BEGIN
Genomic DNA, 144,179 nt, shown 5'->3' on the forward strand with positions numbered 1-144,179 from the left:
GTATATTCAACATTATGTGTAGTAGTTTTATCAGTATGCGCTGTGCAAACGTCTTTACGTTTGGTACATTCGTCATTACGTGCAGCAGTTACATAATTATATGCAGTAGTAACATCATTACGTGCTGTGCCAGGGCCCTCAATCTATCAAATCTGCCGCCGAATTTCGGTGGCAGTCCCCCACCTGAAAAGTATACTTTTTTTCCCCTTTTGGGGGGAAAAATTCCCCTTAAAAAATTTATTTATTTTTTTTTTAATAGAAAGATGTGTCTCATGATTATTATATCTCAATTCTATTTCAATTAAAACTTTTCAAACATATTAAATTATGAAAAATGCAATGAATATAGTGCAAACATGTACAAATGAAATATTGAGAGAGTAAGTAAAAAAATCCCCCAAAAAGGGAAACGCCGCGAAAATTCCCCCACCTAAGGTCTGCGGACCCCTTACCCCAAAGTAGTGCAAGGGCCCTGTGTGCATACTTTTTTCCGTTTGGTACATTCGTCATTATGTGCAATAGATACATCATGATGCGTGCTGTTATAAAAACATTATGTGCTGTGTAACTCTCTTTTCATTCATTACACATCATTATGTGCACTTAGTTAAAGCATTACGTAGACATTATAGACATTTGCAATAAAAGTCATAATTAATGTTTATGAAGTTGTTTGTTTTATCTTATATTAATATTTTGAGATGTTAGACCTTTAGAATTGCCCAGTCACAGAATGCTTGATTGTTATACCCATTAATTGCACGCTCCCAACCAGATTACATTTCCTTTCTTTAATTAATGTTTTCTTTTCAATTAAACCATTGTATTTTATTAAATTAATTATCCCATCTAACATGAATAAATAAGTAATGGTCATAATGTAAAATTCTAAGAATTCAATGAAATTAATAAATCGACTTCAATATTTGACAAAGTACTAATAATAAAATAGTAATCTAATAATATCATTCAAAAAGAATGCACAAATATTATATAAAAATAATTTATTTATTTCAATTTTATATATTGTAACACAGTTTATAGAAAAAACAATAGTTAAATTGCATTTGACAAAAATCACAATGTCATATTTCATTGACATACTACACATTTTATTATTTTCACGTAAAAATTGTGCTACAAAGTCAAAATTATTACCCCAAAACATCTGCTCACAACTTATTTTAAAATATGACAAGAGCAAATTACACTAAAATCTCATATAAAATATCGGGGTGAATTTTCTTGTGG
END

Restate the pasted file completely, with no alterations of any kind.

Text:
Genomic DNA, 144,179 nt, shown 5'->3' on the forward strand with positions numbered 1-144,179 from the left:
GTATATTCAACATTATGTGTAGTAGTTTTATCAGTATGCGCTGTGCAAACGTCTTTACGTTTGGTACATTCGTCATTACGTGCAGCAGTTACATAATTATATGCAGTAGTAACATCATTACGTGCTGTGCCAGGGCCCTCAATCTATCAAATCTGCCGCCGAATTTCGGTGGCAGTCCCCCACCTGAAAAGTATACTTTTTTTCCCCTTTTGGGGGGAAAAATTCCCCTTAAAAAATTTATTTATTTTTTTTTTAATAGAAAGATGTGTCTCATGATTATTATATCTCAATTCTATTTCAATTAAAACTTTTCAAACATATTAAATTATGAAAAATGCAATGAATATAGTGCAAACATGTACAAATGAAATATTGAGAGAGTAAGTAAAAAAATCCCCCAAAAAGGGAAACGCCGCGAAAATTCCCCCACCTAAGGTCTGCGGACCCCTTACCCCAAAGTAGTGCAAGGGCCCTGTGTGCATACTTTTTTCCGTTTGGTACATTCGTCATTATGTGCAATAGATACATCATGATGCGTGCTGTTATAAAAACATTATGTGCTGTGTAACTCTCTTTTCATTCATTACACATCATTATGTGCACTTAGTTAAAGCATTACGTAGACATTATAGACATTTGCAATAAAAGTCATAATTAATGTTTATGAAGTTGTTTGTTTTATCTTATATTAATATTTTGAGATGTTAGACCTTTAGAATTGCCCAGTCACAGAATGCTTGATTGTTATACCCATTAATTGCACGCTCCCAACCAGATTACATTTCCTTTCTTTAATTAATGTTTTCTTTTCAATTAAACCATTGTATTTTATTAAATTAATTATCCCATCTAACATGAATAAATAAGTAATGGTCATAATGTAAAATTCTAAGAATTCAATGAAATTAATAAATCGACTTCAATATTTGACAAAGTACTAATAATAAAATAGTAATCTAATAATATCATTCAAAAAGAATGCACAAATATTATATAAAAATAATTTATTTATTTCAATTTTATATATTGTAACACAGTTTATAGAAAAAACAATAGTTAAATTGCATTTGACAAAAATCACAATGTCATATTTCATTGACATACTACACATTTTATTATTTTCACGTAAAAATTGTGCTACAAAGTCAAAATTATTACCCCAAAACATCTGCTCACAACTTATTTTAAAATATGACAAGAGCAAATTACACTAAAATCTCATATAAAATATCGGGGTGAATTTTCTTGTGG